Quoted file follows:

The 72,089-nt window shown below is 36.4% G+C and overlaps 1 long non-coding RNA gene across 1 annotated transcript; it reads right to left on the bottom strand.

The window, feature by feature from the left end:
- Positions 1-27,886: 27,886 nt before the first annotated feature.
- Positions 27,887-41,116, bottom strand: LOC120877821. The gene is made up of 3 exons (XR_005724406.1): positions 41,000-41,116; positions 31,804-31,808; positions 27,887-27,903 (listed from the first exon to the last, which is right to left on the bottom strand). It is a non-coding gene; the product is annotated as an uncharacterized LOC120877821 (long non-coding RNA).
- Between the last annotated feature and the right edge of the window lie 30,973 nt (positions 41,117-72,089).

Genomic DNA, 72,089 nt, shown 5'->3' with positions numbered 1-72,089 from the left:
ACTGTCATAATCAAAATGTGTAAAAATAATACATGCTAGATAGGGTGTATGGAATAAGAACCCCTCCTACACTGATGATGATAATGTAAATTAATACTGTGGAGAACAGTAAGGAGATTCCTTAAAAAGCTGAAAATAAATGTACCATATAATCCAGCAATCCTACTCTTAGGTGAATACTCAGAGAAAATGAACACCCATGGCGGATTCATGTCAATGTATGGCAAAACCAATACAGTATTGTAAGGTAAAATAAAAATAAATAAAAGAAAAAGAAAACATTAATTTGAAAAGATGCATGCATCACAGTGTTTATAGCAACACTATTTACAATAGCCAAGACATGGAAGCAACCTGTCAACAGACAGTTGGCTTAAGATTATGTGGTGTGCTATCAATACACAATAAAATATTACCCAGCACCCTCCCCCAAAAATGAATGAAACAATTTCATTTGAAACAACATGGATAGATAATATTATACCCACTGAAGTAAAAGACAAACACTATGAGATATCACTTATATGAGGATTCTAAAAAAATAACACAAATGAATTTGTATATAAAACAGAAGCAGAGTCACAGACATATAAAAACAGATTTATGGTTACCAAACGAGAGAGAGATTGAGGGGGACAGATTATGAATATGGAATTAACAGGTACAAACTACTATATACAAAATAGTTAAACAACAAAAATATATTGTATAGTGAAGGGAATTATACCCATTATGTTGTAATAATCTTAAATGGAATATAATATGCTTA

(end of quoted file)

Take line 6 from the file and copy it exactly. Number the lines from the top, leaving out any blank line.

Genomic DNA, 72,089 nt, shown 5'->3' with positions numbered 1-72,089 from the left: